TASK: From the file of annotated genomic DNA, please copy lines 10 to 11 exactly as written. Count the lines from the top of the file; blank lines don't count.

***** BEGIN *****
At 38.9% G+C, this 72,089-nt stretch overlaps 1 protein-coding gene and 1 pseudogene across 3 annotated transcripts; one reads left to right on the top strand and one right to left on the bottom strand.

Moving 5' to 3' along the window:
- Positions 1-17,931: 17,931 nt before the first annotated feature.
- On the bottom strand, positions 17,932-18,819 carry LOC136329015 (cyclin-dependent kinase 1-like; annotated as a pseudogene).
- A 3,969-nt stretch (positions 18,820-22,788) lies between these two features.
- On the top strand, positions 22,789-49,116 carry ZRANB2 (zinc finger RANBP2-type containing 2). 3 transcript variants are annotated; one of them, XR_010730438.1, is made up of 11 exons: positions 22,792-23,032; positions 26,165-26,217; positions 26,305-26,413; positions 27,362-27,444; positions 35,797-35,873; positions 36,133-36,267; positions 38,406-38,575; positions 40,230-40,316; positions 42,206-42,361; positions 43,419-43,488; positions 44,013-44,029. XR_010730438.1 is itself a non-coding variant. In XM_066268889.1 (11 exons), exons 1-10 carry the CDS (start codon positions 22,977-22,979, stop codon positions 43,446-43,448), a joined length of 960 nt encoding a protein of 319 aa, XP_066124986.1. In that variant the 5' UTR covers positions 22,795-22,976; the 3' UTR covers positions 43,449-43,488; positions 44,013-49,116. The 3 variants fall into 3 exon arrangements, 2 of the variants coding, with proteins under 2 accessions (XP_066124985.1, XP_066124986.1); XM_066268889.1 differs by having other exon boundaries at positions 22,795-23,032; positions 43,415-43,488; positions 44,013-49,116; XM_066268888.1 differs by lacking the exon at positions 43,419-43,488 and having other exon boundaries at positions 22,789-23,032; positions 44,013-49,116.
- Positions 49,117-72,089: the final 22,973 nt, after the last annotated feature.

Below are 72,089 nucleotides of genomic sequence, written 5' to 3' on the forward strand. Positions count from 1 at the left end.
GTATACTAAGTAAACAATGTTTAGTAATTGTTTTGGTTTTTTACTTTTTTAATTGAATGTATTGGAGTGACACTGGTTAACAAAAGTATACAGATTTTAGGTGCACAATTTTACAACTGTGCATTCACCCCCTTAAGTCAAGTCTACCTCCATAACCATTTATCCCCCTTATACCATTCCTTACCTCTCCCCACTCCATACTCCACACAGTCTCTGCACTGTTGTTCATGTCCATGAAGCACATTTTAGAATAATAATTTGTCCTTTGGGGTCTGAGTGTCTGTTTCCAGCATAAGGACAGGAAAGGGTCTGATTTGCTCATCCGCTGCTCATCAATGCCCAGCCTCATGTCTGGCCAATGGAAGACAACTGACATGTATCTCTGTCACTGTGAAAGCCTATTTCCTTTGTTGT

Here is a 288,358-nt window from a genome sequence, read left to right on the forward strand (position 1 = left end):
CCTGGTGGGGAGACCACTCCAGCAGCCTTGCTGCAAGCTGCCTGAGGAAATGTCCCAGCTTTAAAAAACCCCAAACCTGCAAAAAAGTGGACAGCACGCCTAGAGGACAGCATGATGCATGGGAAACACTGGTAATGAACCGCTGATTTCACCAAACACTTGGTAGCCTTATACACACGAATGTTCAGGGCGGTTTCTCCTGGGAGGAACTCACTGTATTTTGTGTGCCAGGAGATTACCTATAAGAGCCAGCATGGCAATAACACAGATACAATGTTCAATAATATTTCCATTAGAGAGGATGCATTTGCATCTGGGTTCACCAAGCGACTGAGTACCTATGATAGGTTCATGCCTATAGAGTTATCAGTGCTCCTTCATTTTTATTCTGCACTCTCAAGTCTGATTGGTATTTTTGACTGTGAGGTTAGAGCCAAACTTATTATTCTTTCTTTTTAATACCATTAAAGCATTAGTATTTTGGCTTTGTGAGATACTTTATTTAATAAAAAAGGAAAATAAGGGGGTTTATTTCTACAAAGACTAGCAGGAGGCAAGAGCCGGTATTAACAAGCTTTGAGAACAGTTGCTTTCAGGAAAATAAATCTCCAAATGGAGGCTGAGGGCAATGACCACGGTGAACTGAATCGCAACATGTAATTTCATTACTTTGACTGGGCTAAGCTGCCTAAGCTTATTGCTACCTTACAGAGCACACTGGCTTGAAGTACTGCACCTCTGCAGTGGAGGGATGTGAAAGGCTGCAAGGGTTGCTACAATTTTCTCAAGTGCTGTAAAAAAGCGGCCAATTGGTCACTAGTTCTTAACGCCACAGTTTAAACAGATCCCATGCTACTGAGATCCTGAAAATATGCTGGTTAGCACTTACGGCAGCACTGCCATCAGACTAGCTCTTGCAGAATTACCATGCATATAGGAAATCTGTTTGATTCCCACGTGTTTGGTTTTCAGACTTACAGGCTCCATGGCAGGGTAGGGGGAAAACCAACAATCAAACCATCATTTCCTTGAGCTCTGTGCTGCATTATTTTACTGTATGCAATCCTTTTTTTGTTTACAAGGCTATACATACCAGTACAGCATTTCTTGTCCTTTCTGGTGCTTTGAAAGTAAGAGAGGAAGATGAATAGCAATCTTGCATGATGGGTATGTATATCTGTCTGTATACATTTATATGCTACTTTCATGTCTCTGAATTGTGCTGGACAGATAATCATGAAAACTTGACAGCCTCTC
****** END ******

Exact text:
Here is a 288,358-nt window from a genome sequence, read left to right on the forward strand (position 1 = left end):
CCTGGTGGGGAGACCACTCCAGCAGCCTTGCTGCAAGCTGCCTGAGGAAATGTCCCAGCTTTAAAAAACCCCAAACCTGCAAAAAAGTGGACAGCACGCCTAGAGGACAGCATGATGCATGGGAAACACTGGTAATGAACCGCTGATTTCACCAAACACTTGGTAGCCTTATACACACGAATGTTCAGGGCGGTTTCTCCTGGGAGGAACTCACTGTATTTTGTGTGCCAGGAGATTACCTATAAGAGCCAGCATGGCAATAACACAGATACAATGTTCAATAATATTTCCATTAGAGAGGATGCATTTGCATCTGGGTTCACCAAGCGACTGAGTACCTATGATAGGTTCATGCCTATAGAGTTATCAGTGCTCCTTCATTTTTATTCTGCACTCTCAAGTCTGATTGGTATTTTTGACTGTGAGGTTAGAGCCAAACTTATTATTCTTTCTTTTTAATACCATTAAAGCATTAGTATTTTGGCTTTGTGAGATACTTTATTTAATAAAAAAGGAAAATAAGGGGGTTTATTTCTACAAAGACTAGCAGGAGGCAAGAGCCGGTATTAACAAGCTTTGAGAACAGTTGCTTTCAGGAAAATAAATCTCCAAATGGAGGCTGAGGGCAATGACCACGGTGAACTGAATCGCAACATGTAATTTCATTACTTTGACTGGGCTAAGCTGCCTAAGCTTATTGCTACCTTACAGAGCACACTGGCTTGAAGTACTGCACCTCTGCAGTGGAGGGATGTGAAAGGCTGCAAGGGTTGCTACAATTTTCTCAAGTGCTGTAAAAAAGCGGCCAATTGGTCACTAGTTCTTAACGCCACAGTTTAAACAGATCCCATGCTACTGAGATCCTGAAAATATGCTGGTTAGCACTTACGGCAGCACTGCCATCAGACTAGCTCTTGCAGAATTACCATGCATATAGGAAATCTGTTTGATTCCCACGTGTTTGGTTTTCAGACTTACAGGCTCCATGGCAGGGTAGGGGGAAAACCAACAATCAAACCATCATTTCCTTGAGCTCTGTGCTGCATTATTTTACTGTATGCAATCCTTTTTTTGTTTACAAGGCTATACATACCAGTACAGCATTTCTTGTCCTTTCTGGTGCTTTGAAAGTAAGAGAGGAAGATGAATAGCAATCTTGCATGATGGGTATGTATATCTGTCTGTATACATTTATATGCTACTTTCATGTCTCTGAATTGTGCTGGACAGATAATCATGAAAACTTGACAGCCTCTC